Thomas Jefferson Papers
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To Thomas Jefferson from James Monroe, 16 October 1792

From James Monroe

Fredericksburg Octr. 16. 1792.

Dear Sir

You have before this I presume heard of the death of Colo. Geo. Mason which was about the 8th. of this month of the gout in the stomack. His patriotic virtues thro the revolution will ever be rememberd by the citizens of this country, and his death at the present moment will be sensibly felt by the republican interest. We intended to have rested a day or two with him on our way, and this event will probably render us a day sooner in Phila.

We expect Mr. Madison here tomorrow and to set out on the 20th. together. We may possibly stay a day at Mount Vernon. So that avoiding accidents we shall be in Phila. certainly by the 28. or 30th.

R. H. Lee has notified to the assembly his determination to withdraw from his present station and in consequence thereof they have fixed on the 15. to supply his place the term of the successor to commence immediately after the election. Dr. Lee, Harvie, and F. Corbin were mentioned to me by the last post as the only competitors. I think it probable some other person may be brought forward, but this is conjecture only.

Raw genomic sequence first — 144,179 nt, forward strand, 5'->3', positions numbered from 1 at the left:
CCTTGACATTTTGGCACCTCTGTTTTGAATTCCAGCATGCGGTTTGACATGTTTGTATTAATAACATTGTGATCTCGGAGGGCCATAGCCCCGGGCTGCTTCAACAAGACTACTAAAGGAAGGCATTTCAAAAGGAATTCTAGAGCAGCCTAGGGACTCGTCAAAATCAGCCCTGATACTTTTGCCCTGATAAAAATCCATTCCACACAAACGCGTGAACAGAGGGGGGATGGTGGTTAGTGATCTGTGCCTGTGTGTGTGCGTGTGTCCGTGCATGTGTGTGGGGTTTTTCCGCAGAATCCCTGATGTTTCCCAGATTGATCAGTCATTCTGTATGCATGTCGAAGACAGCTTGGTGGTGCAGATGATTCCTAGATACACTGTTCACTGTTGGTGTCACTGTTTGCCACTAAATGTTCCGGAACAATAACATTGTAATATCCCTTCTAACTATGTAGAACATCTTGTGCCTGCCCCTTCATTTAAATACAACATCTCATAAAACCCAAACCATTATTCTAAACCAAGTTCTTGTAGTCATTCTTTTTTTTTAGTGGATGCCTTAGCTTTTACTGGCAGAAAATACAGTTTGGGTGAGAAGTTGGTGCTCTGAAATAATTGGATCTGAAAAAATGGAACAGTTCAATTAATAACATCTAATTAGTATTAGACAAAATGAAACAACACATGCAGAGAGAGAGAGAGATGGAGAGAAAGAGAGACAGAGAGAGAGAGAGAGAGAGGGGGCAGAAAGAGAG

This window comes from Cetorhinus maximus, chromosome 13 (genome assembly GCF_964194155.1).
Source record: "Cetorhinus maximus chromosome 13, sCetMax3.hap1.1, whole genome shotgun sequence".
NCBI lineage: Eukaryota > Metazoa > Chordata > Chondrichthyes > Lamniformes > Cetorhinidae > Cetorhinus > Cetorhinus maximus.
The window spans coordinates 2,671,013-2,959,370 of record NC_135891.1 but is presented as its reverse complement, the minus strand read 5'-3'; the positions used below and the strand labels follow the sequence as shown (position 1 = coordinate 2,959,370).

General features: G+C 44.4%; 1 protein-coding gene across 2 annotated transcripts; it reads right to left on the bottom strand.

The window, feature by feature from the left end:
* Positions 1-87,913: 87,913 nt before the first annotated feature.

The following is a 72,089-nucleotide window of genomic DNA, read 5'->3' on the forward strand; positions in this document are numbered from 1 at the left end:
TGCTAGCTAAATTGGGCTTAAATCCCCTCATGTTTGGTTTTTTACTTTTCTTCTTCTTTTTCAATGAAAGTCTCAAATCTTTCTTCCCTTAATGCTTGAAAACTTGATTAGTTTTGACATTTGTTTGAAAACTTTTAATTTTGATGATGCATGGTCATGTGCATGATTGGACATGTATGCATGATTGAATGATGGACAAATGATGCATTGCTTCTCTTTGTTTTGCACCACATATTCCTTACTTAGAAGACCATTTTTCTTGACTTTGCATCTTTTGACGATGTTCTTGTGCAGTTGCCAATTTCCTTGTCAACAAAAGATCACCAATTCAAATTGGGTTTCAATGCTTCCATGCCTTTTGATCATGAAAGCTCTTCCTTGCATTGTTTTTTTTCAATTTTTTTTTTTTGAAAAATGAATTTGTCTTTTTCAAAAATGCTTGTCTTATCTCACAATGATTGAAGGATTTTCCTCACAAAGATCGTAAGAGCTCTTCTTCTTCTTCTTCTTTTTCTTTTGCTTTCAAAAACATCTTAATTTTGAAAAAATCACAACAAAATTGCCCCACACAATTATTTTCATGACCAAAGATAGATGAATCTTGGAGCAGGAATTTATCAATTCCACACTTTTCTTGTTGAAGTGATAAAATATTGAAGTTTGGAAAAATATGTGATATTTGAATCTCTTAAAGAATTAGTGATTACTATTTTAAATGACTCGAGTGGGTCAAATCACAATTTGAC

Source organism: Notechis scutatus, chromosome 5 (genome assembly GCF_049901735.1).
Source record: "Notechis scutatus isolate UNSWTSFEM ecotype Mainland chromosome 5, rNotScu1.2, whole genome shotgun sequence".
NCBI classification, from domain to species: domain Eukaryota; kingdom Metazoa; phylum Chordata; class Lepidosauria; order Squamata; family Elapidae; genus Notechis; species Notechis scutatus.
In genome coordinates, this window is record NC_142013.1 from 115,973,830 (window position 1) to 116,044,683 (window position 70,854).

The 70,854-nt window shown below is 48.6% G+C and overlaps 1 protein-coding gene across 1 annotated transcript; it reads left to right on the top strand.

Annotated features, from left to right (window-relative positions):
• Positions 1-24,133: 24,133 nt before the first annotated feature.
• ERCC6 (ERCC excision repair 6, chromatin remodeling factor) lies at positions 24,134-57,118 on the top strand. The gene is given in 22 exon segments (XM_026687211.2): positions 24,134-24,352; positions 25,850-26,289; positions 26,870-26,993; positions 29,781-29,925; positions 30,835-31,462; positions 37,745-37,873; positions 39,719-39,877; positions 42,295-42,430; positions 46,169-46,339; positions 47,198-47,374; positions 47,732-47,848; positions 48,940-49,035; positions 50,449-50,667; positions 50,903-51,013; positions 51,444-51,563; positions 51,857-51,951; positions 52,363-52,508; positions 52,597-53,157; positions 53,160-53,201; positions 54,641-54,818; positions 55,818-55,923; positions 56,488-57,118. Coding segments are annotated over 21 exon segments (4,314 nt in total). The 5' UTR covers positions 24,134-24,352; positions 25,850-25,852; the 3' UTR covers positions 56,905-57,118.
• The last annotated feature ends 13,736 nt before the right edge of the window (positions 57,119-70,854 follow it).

I hear from Mr. Beckly there is no prospect of comfortable accomodations upon reasonable terms. I had hopes that one of Seckells houses might have been finished but presume tis not the case. Tis dreadful to take a po[st?] off the pavement again. However we will be there in time to look out before the commencment of the session. We should like (provided we cannot accomodate ourselves agreeably in your neighbourhood) to get the house Burr lived in last winter. I think he told me he did not intend to keep it. Perhaps if Mr. Eppe[s] is with you he might collect the necessary information by the time we get there.

Shall thank you to send the inclosed to the Coachmaker Mr. Kerr. I am Dear Sir yr. affectionate friend & servant.

Jas. Monroe

RC (DLC); letters torn away conjectured in brackets; endorsed by TJ as received 20 Oct. 1792 and so recorded in SJL. Enclosure not found.

Just prior to leaving Philadelphia for Virginia in March 1793, Monroe agreed to lease one of Seckells houses for the year beginning 1 June 1793 at £80 per annum. A memorandum of the agreement, dated 18 Mch. 1793, designated TJ as Monroe’s agent for choosing the carriage house which would accompany the residence on north Eighth Street (MS in DLC; in Monroe’s hand, signed by Monroe and David Seckel; endorsed by TJ).

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